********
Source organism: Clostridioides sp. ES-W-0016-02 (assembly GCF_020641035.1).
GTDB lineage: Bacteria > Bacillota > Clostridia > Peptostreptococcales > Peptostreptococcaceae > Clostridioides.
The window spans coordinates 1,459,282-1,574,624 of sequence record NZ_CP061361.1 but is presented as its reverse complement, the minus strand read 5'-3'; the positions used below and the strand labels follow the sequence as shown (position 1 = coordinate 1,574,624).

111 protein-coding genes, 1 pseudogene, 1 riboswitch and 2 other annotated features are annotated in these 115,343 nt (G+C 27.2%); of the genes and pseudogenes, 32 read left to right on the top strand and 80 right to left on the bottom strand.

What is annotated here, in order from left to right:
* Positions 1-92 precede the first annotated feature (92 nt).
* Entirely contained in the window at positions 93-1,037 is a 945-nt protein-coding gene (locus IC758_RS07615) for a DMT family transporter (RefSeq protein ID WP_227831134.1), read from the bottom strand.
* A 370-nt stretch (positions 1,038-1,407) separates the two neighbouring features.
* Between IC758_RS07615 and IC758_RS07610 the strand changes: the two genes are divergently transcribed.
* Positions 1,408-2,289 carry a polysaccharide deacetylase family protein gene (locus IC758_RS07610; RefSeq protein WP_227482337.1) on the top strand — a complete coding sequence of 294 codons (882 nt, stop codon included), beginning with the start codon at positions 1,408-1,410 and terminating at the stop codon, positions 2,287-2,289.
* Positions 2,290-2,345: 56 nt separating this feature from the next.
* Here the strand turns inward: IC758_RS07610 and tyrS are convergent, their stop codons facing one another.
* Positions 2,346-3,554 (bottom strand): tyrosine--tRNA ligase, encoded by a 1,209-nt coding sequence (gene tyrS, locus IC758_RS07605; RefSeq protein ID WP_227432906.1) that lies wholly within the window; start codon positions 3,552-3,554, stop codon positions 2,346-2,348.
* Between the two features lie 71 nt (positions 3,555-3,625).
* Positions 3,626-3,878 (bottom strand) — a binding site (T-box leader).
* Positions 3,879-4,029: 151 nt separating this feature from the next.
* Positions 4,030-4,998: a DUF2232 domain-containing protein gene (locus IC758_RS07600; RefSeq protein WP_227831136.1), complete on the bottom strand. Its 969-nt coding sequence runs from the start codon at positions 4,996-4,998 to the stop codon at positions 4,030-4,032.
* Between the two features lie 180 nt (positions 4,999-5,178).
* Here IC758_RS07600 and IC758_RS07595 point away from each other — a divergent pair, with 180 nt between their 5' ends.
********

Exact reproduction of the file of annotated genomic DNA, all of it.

Source organism: Clostridioides sp. ES-W-0016-02 (assembly GCF_020641035.1).
GTDB lineage: Bacteria > Bacillota > Clostridia > Peptostreptococcales > Peptostreptococcaceae > Clostridioides.
The window spans coordinates 1,459,282-1,574,624 of sequence record NZ_CP061361.1 but is presented as its reverse complement, the minus strand read 5'-3'; the positions used below and the strand labels follow the sequence as shown (position 1 = coordinate 1,574,624).

111 protein-coding genes, 1 pseudogene, 1 riboswitch and 2 other annotated features are annotated in these 115,343 nt (G+C 27.2%); of the genes and pseudogenes, 32 read left to right on the top strand and 80 right to left on the bottom strand.

What is annotated here, in order from left to right:
* Positions 1-92 precede the first annotated feature (92 nt).
* Entirely contained in the window at positions 93-1,037 is a 945-nt protein-coding gene (locus IC758_RS07615) for a DMT family transporter (RefSeq protein ID WP_227831134.1), read from the bottom strand.
* A 370-nt stretch (positions 1,038-1,407) separates the two neighbouring features.
* Between IC758_RS07615 and IC758_RS07610 the strand changes: the two genes are divergently transcribed.
* Positions 1,408-2,289 carry a polysaccharide deacetylase family protein gene (locus IC758_RS07610; RefSeq protein WP_227482337.1) on the top strand — a complete coding sequence of 294 codons (882 nt, stop codon included), beginning with the start codon at positions 1,408-1,410 and terminating at the stop codon, positions 2,287-2,289.
* Positions 2,290-2,345: 56 nt separating this feature from the next.
* Here the strand turns inward: IC758_RS07610 and tyrS are convergent, their stop codons facing one another.
* Positions 2,346-3,554 (bottom strand): tyrosine--tRNA ligase, encoded by a 1,209-nt coding sequence (gene tyrS, locus IC758_RS07605; RefSeq protein ID WP_227432906.1) that lies wholly within the window; start codon positions 3,552-3,554, stop codon positions 2,346-2,348.
* Between the two features lie 71 nt (positions 3,555-3,625).
* Positions 3,626-3,878 (bottom strand) — a binding site (T-box leader).
* Positions 3,879-4,029: 151 nt separating this feature from the next.
* Positions 4,030-4,998: a DUF2232 domain-containing protein gene (locus IC758_RS07600; RefSeq protein WP_227831136.1), complete on the bottom strand. Its 969-nt coding sequence runs from the start codon at positions 4,996-4,998 to the stop codon at positions 4,030-4,032.
* Between the two features lie 180 nt (positions 4,999-5,178).
* Here IC758_RS07600 and IC758_RS07595 point away from each other — a divergent pair, with 180 nt between their 5' ends.